Do you love big bluegill?
My yougest daughter bought a 30 something gallon aquarium & dont know what kind fish she wants, so I'm think'n.... (duh) BLUEGILL, I told her it would be a blast to have a pet BG, put in some lilly pads, drift wood, maybe a beer bottle on the bottom of the tank so it'll feel at home, no hassle feeding (rite outta the yard), its a no brainer.
What say you ??
I have an 200gal aquarium with wild sunfish and they all thrive very well, I have BG, long ears and Rio grande perch, they all seem to get along
Thanks for the input gents, we just read the reply & found it very interest'n, some good food for thought.
In grade school, I kept a small (4 inches or so) bluegill in a 5-gallon aquarium as part of a school science fair project for probably 3 months. The tank was pretty spartan - just a filter, aerator, don't remember if I even had gravel, but I don't think so. I fed it red worms and it did fine. After the science fair, I released it into the wild.
I have a friend who has 2 of them in a 45 gals tank. Looks healthy, but not too happy. Need something larger, like the 200 gals like Federico has.
A 200 gal tank would be fantastic, I didnt even knew they came that big, what a great place to watch/ learn your fave fish than your own personal eco space with a school of BG's.
We dont know anything about maintianing a fish tank, things like water temp, when or how to clean, I guess i could search for a fresh water aquarium forum.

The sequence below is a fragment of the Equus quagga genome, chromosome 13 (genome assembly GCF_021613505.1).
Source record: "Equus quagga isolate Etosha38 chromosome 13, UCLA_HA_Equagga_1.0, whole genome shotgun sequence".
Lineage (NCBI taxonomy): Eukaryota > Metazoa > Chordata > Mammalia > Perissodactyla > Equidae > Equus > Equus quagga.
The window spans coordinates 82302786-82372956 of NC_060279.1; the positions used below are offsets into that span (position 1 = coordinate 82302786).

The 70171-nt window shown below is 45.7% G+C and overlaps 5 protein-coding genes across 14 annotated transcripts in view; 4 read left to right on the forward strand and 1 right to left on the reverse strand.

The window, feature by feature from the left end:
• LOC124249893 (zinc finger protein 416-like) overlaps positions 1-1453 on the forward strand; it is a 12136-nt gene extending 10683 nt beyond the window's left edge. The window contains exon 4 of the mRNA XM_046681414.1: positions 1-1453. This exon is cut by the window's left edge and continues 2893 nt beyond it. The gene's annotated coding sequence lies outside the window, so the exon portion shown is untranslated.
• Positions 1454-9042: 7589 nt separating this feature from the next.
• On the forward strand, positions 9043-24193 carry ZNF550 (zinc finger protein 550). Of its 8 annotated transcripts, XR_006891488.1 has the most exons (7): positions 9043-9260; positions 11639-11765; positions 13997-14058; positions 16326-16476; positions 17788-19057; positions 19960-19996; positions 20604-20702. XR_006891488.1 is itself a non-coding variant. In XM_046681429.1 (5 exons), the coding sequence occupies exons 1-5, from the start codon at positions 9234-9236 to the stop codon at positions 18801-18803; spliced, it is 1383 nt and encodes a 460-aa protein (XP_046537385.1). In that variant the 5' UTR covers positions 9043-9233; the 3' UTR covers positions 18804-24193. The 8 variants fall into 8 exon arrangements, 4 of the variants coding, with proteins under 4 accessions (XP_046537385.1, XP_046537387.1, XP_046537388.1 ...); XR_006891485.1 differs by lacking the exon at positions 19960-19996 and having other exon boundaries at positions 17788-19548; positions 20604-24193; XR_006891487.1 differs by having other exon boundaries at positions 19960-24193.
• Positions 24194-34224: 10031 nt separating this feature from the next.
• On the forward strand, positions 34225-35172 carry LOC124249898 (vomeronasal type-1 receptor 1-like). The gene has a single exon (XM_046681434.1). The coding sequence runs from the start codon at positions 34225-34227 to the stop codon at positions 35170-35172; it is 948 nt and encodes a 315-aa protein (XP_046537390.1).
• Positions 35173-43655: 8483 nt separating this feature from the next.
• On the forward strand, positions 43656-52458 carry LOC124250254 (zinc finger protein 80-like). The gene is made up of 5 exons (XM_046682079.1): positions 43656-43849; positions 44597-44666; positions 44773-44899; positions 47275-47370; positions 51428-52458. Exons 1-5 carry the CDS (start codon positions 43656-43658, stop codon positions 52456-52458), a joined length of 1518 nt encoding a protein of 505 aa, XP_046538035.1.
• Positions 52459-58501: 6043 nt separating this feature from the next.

Mike, thats some great info, how cool is that, makes me want to hire the crew from tanked to build me a massive tank from a school bus.
I like them because they are basically free for the taking and you dont have to worry too much about introducing harmful diseases or parasites. I just get the aquarium started and once it is working, add the bluegill. Bring a few gallons of their native water to the tank and exchange an equal amount of tank water with it.
I usually also snag some wood and stones from the same water to introduce along with the fish. Bluegill/sunfish are very adaptable in the aquarium and do well. Indeed, you could populate a tank with nothing but native fishes and organisms and do very well with it.
I used to be into aquariums- nothing fancy, just goldfish- and all the books discourage use of wood as a decoration (unless it is purchased from the pet shop). But I think it would be safe to use driftwood collected from the lake if you have several pieces and rotate them every week or so.
Bluegill would make great pets! My dad had a couple in the fishpond here. They seemed a lot more interested in people than the goldfish. Also, they kept the goldfish population from getting out of hand.
Suzanne - thanks for the reply.
Generally, wood is not recommended if it's pedigree is unknown or if you are not going to treat it prior to use. It's just playing it safe to take no chances, especially where expensive tropical fishes are concerned. I, too, have read many aquaria books, so I get what you are saying.
I pull up enough wood from the waters I fish in to feel confident using it. I would soak it first in a salt water bath, to kill micro-organisms. But beyond that, I would be duplicating the same water the fish normally live in. Call it a Lake Murray biotope!
We got to do some fish'n recently & the gills we caught would've been perfect, the colors were great, mite need to get everything ready for the next rip.
its ironic that you started this discussion because i've been thinking about buying a big aquarium and puttin sunfish in it; i think pumpkinseeds would be so awesome in there because of their brightness